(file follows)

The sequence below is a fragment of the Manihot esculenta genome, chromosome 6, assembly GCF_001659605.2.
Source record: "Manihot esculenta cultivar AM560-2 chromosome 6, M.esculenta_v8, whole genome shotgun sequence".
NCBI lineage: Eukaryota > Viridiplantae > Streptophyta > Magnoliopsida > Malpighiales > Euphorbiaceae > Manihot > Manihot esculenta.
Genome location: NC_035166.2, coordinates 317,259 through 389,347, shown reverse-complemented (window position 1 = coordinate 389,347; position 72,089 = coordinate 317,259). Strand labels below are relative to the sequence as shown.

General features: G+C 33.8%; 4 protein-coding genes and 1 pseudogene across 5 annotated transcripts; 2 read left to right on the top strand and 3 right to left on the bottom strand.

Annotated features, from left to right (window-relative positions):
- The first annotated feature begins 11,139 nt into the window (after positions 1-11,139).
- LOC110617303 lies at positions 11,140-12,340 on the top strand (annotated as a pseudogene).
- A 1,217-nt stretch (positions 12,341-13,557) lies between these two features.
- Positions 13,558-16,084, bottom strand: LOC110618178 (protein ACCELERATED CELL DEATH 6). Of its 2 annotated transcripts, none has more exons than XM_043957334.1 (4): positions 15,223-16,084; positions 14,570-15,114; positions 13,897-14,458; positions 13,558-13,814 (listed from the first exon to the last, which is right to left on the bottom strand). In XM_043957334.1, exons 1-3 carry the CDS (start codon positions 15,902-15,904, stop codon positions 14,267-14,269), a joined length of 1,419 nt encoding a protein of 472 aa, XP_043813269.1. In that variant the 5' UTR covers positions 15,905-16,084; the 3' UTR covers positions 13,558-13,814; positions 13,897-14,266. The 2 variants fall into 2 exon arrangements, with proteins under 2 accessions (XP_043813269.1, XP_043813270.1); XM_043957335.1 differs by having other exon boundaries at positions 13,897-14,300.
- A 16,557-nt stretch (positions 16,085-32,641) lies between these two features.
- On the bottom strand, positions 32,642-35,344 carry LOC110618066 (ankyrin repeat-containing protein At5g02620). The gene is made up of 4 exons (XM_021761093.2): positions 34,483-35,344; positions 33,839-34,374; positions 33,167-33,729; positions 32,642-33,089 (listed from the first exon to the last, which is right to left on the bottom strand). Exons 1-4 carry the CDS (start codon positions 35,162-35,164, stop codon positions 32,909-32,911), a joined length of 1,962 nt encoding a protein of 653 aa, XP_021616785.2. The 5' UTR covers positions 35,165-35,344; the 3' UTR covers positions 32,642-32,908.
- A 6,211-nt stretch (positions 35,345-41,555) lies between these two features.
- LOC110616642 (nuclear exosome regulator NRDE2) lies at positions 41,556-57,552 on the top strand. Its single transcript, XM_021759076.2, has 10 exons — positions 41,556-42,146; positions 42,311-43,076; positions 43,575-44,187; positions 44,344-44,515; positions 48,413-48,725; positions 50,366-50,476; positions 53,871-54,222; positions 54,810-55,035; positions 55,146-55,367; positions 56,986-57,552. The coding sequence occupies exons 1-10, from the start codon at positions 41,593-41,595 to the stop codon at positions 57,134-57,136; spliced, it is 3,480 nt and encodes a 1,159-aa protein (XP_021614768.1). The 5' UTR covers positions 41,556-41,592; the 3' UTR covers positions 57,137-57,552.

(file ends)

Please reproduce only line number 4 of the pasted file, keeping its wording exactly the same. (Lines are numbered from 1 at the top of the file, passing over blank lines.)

Genome location: NC_035166.2, coordinates 317,259 through 389,347, shown reverse-complemented (window position 1 = coordinate 389,347; position 72,089 = coordinate 317,259). Strand labels below are relative to the sequence as shown.